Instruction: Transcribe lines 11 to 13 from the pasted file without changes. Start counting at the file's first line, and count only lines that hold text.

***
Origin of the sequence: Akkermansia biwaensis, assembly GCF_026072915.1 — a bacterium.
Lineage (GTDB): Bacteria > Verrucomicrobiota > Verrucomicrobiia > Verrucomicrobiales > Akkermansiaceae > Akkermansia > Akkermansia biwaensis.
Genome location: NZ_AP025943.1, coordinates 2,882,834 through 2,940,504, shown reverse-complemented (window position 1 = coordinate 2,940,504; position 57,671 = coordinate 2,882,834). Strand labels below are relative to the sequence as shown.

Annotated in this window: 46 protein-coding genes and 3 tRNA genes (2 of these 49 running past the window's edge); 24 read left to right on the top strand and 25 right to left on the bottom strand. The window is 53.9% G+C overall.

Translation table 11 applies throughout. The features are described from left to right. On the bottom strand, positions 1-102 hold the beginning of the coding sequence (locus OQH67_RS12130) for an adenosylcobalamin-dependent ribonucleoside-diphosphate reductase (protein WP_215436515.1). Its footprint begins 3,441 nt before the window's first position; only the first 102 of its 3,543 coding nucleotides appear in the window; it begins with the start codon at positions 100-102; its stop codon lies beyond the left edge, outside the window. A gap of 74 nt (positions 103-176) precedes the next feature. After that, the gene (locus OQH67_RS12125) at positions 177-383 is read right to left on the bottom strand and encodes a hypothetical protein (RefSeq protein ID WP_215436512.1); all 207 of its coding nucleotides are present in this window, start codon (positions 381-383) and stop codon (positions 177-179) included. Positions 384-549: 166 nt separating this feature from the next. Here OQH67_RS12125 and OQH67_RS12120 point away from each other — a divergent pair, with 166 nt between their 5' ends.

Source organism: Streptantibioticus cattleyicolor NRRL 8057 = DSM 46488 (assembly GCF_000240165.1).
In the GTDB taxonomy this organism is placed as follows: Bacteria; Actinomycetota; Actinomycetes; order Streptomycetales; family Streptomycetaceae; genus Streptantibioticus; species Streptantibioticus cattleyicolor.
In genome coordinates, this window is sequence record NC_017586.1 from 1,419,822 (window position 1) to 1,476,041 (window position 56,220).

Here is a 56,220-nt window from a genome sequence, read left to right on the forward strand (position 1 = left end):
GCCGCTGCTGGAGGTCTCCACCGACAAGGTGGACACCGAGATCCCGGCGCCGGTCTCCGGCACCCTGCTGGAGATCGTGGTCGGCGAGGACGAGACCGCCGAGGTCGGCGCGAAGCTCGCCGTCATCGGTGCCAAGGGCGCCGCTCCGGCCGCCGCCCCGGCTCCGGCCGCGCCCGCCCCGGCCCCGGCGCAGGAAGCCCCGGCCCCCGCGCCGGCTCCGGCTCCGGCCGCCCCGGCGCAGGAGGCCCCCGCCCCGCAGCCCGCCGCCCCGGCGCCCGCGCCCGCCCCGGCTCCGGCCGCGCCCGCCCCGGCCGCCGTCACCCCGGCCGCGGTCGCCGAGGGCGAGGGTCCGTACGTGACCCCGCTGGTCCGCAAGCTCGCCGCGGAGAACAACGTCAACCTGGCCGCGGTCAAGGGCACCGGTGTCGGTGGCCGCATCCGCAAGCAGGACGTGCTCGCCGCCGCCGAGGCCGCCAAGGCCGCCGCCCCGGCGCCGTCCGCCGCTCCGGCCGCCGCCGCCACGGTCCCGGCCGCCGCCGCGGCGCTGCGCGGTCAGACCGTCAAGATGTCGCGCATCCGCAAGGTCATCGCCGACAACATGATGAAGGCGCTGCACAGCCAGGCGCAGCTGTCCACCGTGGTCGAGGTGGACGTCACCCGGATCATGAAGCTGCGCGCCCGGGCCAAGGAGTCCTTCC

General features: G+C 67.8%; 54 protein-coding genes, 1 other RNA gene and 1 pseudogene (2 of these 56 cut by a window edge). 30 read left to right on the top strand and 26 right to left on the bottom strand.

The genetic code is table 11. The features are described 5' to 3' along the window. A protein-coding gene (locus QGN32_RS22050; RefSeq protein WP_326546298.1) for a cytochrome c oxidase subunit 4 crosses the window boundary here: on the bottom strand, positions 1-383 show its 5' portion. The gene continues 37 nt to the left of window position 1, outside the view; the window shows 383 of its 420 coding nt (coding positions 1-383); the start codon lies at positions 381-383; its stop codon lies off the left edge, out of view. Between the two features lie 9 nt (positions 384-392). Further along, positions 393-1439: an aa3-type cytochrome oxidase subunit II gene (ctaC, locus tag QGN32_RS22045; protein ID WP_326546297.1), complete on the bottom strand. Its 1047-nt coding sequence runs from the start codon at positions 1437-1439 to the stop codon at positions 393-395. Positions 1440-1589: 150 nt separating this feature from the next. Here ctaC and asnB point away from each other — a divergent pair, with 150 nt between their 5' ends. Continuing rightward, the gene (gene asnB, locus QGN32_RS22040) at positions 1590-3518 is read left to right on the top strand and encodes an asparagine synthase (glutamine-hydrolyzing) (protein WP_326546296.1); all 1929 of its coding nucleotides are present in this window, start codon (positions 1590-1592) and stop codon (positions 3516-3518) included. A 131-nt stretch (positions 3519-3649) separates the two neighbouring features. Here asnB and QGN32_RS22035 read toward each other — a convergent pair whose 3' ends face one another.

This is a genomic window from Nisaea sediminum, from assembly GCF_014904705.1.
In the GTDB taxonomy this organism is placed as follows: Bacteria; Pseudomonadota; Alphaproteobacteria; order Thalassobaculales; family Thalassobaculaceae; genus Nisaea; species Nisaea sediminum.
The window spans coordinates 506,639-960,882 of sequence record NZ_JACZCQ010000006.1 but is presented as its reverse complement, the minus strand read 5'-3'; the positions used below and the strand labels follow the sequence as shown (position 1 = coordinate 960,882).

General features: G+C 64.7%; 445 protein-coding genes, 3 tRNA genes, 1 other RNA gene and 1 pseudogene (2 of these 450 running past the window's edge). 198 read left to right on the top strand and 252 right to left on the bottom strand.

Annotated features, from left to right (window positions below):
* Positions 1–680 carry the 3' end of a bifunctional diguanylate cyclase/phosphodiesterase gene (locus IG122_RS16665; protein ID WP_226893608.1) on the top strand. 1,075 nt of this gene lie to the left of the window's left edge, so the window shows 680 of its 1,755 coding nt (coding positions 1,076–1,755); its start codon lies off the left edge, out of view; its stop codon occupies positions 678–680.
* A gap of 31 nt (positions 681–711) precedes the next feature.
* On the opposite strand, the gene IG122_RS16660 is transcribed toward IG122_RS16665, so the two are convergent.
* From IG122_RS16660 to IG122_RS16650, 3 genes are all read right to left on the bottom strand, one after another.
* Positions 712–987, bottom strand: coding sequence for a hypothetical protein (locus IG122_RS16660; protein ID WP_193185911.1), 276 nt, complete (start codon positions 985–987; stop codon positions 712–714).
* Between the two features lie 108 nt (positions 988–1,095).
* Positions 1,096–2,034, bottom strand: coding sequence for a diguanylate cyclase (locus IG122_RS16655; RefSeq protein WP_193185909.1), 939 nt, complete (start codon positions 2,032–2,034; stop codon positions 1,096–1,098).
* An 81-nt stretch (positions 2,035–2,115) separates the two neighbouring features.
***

General features: G+C 67.8%; 54 protein-coding genes, 1 other RNA gene and 1 pseudogene (2 of these 56 cut by a window edge). 30 read left to right on the top strand and 26 right to left on the bottom strand.

The genetic code is table 11. The features are described 5' to 3' along the window. A protein-coding gene (locus QGN32_RS22050; RefSeq protein WP_326546298.1) for a cytochrome c oxidase subunit 4 crosses the window boundary here: on the bottom strand, positions 1-383 show its 5' portion. The gene continues 37 nt to the left of window position 1, outside the view; the window shows 383 of its 420 coding nt (coding positions 1-383); the start codon lies at positions 381-383; its stop codon lies off the left edge, out of view. Between the two features lie 9 nt (positions 384-392). Further along, positions 393-1439: an aa3-type cytochrome oxidase subunit II gene (ctaC, locus tag QGN32_RS22045; protein ID WP_326546297.1), complete on the bottom strand. Its 1047-nt coding sequence runs from the start codon at positions 1437-1439 to the stop codon at positions 393-395. Positions 1440-1589: 150 nt separating this feature from the next. Here ctaC and asnB point away from each other — a divergent pair, with 150 nt between their 5' ends. Continuing rightward, the gene (gene asnB, locus QGN32_RS22040) at positions 1590-3518 is read left to right on the top strand and encodes an asparagine synthase (glutamine-hydrolyzing) (protein WP_326546296.1); all 1929 of its coding nucleotides are present in this window, start codon (positions 1590-1592) and stop codon (positions 3516-3518) included. A 131-nt stretch (positions 3519-3649) separates the two neighbouring features. Here asnB and QGN32_RS22035 read toward each other — a convergent pair whose 3' ends face one another.

This is a genomic window from Nisaea sediminum, from assembly GCF_014904705.1.